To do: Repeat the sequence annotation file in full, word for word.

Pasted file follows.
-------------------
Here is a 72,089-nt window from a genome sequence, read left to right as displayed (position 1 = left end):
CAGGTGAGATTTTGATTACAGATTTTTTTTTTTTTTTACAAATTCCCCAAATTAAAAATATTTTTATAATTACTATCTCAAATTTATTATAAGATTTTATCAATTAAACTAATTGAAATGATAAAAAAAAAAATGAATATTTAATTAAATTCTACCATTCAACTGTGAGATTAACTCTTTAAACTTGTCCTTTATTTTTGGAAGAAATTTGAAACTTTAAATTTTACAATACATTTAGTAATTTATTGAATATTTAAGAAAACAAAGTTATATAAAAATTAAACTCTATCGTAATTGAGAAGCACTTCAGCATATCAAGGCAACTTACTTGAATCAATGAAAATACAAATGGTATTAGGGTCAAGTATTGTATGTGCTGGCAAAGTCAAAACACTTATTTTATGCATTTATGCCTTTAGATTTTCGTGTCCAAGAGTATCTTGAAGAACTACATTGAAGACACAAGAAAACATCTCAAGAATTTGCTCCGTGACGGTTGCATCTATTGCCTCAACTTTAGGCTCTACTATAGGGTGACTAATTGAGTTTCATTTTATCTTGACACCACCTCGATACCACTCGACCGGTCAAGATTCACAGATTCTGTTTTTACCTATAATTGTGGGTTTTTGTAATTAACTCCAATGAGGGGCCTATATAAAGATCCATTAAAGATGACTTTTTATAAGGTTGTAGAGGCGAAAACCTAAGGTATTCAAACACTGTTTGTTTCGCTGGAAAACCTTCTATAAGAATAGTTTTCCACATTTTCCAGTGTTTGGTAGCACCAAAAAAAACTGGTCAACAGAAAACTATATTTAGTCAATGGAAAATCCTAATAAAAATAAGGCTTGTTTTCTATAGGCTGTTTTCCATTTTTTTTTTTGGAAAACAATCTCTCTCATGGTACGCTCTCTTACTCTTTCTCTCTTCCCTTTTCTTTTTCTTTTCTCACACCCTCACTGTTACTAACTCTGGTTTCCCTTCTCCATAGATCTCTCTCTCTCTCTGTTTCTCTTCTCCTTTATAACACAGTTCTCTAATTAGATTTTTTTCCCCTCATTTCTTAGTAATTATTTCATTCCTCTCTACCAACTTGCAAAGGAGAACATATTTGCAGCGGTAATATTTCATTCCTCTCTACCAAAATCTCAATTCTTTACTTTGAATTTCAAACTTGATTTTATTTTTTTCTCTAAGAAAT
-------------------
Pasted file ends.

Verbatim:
Here is a 72,089-nt window from a genome sequence, read left to right as displayed (position 1 = left end):
CAGGTGAGATTTTGATTACAGATTTTTTTTTTTTTTTACAAATTCCCCAAATTAAAAATATTTTTATAATTACTATCTCAAATTTATTATAAGATTTTATCAATTAAACTAATTGAAATGATAAAAAAAAAAATGAATATTTAATTAAATTCTACCATTCAACTGTGAGATTAACTCTTTAAACTTGTCCTTTATTTTTGGAAGAAATTTGAAACTTTAAATTTTACAATACATTTAGTAATTTATTGAATATTTAAGAAAACAAAGTTATATAAAAATTAAACTCTATCGTAATTGAGAAGCACTTCAGCATATCAAGGCAACTTACTTGAATCAATGAAAATACAAATGGTATTAGGGTCAAGTATTGTATGTGCTGGCAAAGTCAAAACACTTATTTTATGCATTTATGCCTTTAGATTTTCGTGTCCAAGAGTATCTTGAAGAACTACATTGAAGACACAAGAAAACATCTCAAGAATTTGCTCCGTGACGGTTGCATCTATTGCCTCAACTTTAGGCTCTACTATAGGGTGACTAATTGAGTTTCATTTTATCTTGACACCACCTCGATACCACTCGACCGGTCAAGATTCACAGATTCTGTTTTTACCTATAATTGTGGGTTTTTGTAATTAACTCCAATGAGGGGCCTATATAAAGATCCATTAAAGATGACTTTTTATAAGGTTGTAGAGGCGAAAACCTAAGGTATTCAAACACTGTTTGTTTCGCTGGAAAACCTTCTATAAGAATAGTTTTCCACATTTTCCAGTGTTTGGTAGCACCAAAAAAAACTGGTCAACAGAAAACTATATTTAGTCAATGGAAAATCCTAATAAAAATAAGGCTTGTTTTCTATAGGCTGTTTTCCATTTTTTTTTTTGGAAAACAATCTCTCTCATGGTACGCTCTCTTACTCTTTCTCTCTTCCCTTTTCTTTTTCTTTTCTCACACCCTCACTGTTACTAACTCTGGTTTCCCTTCTCCATAGATCTCTCTCTCTCTCTGTTTCTCTTCTCCTTTATAACACAGTTCTCTAATTAGATTTTTTTCCCCTCATTTCTTAGTAATTATTTCATTCCTCTCTACCAACTTGCAAAGGAGAACATATTTGCAGCGGTAATATTTCATTCCTCTCTACCAAAATCTCAATTCTTTACTTTGAATTTCAAACTTGATTTTATTTTTTTCTCTAAGAAAT